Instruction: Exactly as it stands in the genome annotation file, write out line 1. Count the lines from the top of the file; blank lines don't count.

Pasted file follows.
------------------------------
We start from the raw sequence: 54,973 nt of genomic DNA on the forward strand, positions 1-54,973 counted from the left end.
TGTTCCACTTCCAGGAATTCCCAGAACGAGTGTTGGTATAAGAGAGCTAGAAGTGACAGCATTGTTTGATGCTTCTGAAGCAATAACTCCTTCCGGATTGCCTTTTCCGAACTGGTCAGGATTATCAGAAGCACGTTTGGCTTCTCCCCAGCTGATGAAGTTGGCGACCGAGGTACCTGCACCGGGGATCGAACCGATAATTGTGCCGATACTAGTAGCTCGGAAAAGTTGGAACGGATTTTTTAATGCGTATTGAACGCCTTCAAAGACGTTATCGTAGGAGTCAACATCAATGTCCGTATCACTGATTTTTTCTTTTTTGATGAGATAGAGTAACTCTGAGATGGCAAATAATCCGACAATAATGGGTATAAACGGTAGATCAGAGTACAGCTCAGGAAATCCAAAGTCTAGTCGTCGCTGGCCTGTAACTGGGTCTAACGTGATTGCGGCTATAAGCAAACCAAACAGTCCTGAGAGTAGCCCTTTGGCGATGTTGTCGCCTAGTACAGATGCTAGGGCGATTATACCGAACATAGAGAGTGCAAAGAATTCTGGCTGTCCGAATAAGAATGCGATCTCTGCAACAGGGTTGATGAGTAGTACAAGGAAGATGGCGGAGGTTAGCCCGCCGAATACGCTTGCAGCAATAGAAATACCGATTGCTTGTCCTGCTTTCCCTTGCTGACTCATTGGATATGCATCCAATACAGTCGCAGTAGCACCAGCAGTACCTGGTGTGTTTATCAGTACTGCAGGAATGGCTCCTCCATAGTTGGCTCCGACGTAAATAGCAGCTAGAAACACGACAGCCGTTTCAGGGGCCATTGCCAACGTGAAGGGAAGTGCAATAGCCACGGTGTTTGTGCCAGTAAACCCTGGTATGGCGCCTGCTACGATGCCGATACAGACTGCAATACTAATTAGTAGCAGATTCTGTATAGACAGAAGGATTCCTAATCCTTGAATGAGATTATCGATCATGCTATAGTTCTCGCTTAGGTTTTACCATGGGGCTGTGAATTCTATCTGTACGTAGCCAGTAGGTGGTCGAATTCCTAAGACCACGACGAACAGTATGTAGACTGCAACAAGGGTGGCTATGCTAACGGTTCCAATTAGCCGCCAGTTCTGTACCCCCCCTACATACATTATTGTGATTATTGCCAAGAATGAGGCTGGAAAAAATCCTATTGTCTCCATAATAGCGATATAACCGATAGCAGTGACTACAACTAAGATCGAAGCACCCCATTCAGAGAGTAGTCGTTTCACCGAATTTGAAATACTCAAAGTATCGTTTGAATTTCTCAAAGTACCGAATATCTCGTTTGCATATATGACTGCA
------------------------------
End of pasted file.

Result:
We start from the raw sequence: 54,973 nt of genomic DNA on the forward strand, positions 1-54,973 counted from the left end.